Parking lots south of Harley Davidson Inc.’s Juneau Avenue headquarters will become a public park, the first phase of a “repurposing” of the motorcycle-maker’s west side campus that CEO Jochen Zeitz announced in October.
At the time, Zeitz reiterated the company’s commitment to the west side neighborhood the company has called home for 120 years even as he announced that office workers, who have largely been working remotely since the start of the coronovirus panedmeic, would not be returning to the offices.
The plan, announced Wednesday, calls for two large parking lots between West 35th and West 37th streets to be developed as “a civic and soulful green gathering space that can be used by everyone, including employees and the local community.”
The centerpiece of the 5.8-acre park will be “The Hub”, a sunken multi-use events space with tiered seating that will be surrounded by native plants and trees.
“We want Harley-Davidson’s presence in Milwaukee to be more relevant than ever before, for our community, employees and our customers,” Zeitz said in a statement. “It’s important to us to protect and enhance this part of our heritage in a way that is aligned to our strategy, ensuring that it will be relevant to generations to come.”
The company did not provide information about its plans for the 500,000-square-foot headquarters building at 3700 W. Juneau Ave.
In advance of the announcement, the company transferred ownership of the headquarters building, the parking lots and a strip mall east of the headquarters to the Harley-Davidson Foundation, it’s charitable and civic-engagement arm. The foundation will fund initial work; appeals for sponsorships and donations for additional funding are expected to begin soon, the company said.
“The Harley-Davidson Foundation is doubling down on our focus and investments to support the neighborhood to make it a place all can be proud to live, work and visit. It is our hope that this park will become the heart of the community and catalyst for further revitalization efforts,” said Julie Anding, president of the Harley-Davidson Foundation.
From factory land to a public park
Harley-Davidson contacted with Heatherwick Studio of London, England, an international design firm, to develop the park plan. Heatherwick’s projects include Little Island, a green space above New York’s Hudson River; Google’s campus in Bay View, California; Coal Drops Yard in London; and the Zeitz Museum of Contemporary Art Africa in Cape Town.
The Hub’s circular layout will be defined by a combination of motorcycle driveways and turning circles, parking bays, sidewalks, plants and seats, and 360-degree viewpoints. It will be constructed with locally sourced brick, natural timber and weathered steel.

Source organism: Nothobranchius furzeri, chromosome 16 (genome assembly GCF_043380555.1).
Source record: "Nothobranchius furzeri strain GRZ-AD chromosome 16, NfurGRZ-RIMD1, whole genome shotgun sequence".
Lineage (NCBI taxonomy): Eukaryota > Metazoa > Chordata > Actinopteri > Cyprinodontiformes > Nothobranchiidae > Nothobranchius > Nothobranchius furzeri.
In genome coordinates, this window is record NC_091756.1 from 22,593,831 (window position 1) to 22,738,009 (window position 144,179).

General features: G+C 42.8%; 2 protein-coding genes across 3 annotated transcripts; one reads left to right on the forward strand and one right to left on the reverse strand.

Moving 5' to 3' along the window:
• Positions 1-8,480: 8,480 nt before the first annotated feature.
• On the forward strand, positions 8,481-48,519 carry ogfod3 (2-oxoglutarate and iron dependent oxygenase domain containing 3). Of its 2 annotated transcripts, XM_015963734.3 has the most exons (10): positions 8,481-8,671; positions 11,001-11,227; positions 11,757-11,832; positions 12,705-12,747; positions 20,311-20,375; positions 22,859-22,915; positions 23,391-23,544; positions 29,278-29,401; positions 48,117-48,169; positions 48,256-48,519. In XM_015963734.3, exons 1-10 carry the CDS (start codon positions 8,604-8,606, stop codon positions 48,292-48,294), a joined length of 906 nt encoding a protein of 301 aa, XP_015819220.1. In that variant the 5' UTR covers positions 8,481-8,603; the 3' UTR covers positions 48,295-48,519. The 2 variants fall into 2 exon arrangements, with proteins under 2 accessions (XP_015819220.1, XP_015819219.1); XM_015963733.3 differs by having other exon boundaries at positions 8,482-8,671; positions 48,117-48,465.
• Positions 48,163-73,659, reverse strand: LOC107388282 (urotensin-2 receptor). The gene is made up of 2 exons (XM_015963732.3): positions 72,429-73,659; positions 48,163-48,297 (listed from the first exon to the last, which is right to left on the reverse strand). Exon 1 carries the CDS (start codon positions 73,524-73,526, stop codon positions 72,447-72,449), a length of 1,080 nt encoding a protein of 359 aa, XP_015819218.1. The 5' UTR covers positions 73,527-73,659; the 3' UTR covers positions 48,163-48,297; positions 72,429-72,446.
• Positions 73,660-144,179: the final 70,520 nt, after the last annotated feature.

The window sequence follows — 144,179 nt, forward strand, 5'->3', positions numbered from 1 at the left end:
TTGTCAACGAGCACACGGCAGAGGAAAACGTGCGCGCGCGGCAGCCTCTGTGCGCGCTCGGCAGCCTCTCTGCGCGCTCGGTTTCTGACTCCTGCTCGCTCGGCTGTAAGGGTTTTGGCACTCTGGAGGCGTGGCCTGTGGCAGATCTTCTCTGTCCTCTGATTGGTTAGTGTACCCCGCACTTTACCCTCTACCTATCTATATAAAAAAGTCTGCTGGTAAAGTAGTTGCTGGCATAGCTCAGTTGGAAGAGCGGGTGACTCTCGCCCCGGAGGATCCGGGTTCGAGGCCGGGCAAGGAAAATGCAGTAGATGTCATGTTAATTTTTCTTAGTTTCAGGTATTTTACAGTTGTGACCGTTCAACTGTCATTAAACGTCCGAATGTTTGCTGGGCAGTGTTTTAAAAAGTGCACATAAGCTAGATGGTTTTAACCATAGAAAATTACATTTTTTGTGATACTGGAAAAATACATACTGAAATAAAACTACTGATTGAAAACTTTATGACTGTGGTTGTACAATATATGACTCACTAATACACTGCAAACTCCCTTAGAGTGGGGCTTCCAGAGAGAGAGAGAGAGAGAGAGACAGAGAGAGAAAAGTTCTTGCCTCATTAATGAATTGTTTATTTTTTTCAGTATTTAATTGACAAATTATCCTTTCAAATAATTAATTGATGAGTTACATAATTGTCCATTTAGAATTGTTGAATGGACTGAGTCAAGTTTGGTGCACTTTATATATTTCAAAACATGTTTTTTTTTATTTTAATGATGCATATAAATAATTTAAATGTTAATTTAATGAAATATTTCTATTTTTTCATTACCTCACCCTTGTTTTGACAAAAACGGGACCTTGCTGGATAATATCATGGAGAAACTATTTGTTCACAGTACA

It will provide views of the company’s headquarters to the north, and be surrounded by a park sown with native plants and trees, some of which are sacred to the Forest County Potawatomi. There are also plans for a market street, a contemplative garden, and a nature playground.
“We want to make an exciting community space where people can come together with friends and family and experience the wildness of nature alongside spaces for food, performance and play,” said Thomas Heatherwick, founder and director of Heatherwick Studios. “The ambition is to highlight and celebrate renewed life in the Near West Side of this very special city.”
Heatherwick will collaborate with local firms including HGA Architects and Engineers and Greenfire Management Services of Milwaukee, said Harley-Davidson.
The foundation worked with stakeholders, including community members, to help develop the design.
Construction of the park is expected to start in spring; it will be open for public use in 2024.
Zeitz said kicking off park construction as the company prepares to mark its 120th year in business underscores the company’s commitment to Milwaukee.
“We are very proud by the work of the Harley-Davidson Foundation in spearheading this project, which builds on the $30 million donated by the Motor Company to the foundation since 2020,” he said.
Other near west side developments near the Harley-Davidson campus include Potawatomi Business Development Corp.’s conversion of Concordia University’s former campus into Wgema Campus, which includes a data center, offices for Potawatomi tribal government and other new uses, as well as the proposed Brewers Lofts apartments, 3808 W. Wisconsin Ave.